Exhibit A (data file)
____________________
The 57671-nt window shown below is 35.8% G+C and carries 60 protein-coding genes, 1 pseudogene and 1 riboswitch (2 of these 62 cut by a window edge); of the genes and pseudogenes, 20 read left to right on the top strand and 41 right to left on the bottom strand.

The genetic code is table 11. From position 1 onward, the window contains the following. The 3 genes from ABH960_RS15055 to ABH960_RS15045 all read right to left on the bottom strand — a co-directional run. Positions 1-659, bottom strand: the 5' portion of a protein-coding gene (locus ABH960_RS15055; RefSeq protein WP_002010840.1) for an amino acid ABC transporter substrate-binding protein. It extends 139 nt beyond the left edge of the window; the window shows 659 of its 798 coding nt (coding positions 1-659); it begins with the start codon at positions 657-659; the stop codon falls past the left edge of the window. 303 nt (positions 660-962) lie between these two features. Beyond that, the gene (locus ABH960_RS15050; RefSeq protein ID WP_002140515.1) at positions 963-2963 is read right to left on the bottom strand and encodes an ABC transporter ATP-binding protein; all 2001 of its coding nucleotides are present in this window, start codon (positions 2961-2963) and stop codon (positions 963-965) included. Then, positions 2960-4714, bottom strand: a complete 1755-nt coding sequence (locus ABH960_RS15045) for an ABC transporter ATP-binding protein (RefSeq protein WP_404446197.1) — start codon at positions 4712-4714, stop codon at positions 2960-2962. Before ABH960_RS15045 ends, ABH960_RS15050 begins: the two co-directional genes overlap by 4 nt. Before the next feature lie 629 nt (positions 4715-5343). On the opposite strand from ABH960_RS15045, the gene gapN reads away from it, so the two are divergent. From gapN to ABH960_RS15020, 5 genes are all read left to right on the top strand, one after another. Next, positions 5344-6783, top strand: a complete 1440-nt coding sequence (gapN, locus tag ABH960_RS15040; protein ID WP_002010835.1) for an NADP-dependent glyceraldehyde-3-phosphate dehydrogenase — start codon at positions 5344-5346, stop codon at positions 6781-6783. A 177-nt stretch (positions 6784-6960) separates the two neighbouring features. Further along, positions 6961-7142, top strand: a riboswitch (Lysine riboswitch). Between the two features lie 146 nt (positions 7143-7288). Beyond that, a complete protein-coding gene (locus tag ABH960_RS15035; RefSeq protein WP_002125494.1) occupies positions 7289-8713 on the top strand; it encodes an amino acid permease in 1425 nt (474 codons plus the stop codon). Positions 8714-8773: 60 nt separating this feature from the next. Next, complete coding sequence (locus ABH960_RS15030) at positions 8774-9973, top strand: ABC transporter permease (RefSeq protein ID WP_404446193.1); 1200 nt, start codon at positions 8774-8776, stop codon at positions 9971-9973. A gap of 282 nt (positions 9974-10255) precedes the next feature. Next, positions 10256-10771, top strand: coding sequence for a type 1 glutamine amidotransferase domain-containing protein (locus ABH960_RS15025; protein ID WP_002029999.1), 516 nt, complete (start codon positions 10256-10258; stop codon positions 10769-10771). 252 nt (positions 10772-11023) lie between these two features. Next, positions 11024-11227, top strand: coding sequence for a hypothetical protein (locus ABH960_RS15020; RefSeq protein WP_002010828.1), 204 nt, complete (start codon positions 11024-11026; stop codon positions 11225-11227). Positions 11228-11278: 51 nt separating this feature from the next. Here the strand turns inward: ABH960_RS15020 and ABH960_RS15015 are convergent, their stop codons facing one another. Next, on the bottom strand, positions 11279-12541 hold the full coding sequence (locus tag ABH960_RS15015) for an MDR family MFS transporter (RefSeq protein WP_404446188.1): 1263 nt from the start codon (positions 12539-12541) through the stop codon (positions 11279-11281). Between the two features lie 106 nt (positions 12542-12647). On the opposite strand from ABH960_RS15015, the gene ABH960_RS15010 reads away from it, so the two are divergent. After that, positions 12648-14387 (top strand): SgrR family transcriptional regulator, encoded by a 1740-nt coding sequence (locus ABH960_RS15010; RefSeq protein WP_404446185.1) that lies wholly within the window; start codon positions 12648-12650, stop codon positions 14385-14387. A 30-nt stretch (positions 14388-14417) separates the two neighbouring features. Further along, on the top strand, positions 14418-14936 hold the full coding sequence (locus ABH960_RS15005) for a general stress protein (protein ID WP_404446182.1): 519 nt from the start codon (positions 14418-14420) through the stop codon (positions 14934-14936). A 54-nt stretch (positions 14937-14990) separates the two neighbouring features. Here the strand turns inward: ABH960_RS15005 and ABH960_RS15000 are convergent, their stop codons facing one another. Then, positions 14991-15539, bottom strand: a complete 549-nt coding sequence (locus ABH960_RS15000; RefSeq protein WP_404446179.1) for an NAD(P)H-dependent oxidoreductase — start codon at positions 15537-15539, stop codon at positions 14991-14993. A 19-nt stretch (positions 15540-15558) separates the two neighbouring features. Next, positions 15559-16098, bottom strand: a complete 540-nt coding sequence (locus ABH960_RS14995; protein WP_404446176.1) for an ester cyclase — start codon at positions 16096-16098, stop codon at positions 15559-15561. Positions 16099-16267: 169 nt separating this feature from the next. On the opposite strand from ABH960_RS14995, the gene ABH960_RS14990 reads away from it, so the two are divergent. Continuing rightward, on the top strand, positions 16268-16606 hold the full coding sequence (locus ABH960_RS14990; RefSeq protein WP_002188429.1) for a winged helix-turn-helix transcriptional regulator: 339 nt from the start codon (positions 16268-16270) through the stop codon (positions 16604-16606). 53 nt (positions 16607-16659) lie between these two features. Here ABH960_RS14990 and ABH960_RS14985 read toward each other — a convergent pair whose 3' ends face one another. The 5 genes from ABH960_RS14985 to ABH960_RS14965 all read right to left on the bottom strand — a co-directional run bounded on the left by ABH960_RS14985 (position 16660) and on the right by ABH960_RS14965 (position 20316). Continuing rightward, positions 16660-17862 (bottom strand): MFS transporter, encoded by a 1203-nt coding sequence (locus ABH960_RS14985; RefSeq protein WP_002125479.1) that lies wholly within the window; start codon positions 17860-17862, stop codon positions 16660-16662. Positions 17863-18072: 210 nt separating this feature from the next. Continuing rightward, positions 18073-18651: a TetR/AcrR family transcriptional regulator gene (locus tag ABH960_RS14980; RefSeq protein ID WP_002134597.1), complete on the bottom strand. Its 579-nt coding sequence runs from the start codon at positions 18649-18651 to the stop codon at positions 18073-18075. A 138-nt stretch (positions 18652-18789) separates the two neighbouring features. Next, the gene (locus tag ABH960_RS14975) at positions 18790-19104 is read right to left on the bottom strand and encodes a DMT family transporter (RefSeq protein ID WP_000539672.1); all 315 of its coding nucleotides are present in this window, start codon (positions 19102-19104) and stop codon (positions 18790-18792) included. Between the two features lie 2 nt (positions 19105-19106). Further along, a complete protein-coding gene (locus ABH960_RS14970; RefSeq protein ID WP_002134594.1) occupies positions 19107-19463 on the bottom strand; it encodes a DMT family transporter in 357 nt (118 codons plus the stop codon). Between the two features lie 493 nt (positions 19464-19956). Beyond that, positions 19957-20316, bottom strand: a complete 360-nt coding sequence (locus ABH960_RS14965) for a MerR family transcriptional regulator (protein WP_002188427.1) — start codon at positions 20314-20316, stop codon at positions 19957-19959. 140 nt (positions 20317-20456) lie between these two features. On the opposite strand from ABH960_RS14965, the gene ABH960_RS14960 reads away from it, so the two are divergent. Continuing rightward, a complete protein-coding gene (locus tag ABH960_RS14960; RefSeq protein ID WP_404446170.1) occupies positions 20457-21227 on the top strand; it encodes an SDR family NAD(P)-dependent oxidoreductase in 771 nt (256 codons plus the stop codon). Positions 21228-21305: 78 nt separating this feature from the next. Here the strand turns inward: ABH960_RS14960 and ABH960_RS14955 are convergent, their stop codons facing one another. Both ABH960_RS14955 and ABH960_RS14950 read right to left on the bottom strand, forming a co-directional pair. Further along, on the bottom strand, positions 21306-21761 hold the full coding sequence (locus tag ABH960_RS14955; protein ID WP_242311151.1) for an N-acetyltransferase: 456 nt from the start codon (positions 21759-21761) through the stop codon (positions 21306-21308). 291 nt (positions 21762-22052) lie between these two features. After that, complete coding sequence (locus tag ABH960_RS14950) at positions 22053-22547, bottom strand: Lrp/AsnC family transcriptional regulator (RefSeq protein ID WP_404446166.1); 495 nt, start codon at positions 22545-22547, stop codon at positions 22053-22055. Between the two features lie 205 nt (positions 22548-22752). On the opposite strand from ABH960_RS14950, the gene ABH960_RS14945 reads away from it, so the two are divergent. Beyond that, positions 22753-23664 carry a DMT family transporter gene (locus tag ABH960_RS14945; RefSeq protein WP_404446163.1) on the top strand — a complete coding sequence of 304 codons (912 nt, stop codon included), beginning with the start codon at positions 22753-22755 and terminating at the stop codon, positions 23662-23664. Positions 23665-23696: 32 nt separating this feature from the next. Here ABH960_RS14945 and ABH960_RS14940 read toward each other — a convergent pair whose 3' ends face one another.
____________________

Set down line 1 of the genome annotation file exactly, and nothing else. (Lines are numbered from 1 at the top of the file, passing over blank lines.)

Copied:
The 57671-nt window shown below is 35.8% G+C and carries 60 protein-coding genes, 1 pseudogene and 1 riboswitch (2 of these 62 cut by a window edge); of the genes and pseudogenes, 20 read left to right on the top strand and 41 right to left on the bottom strand.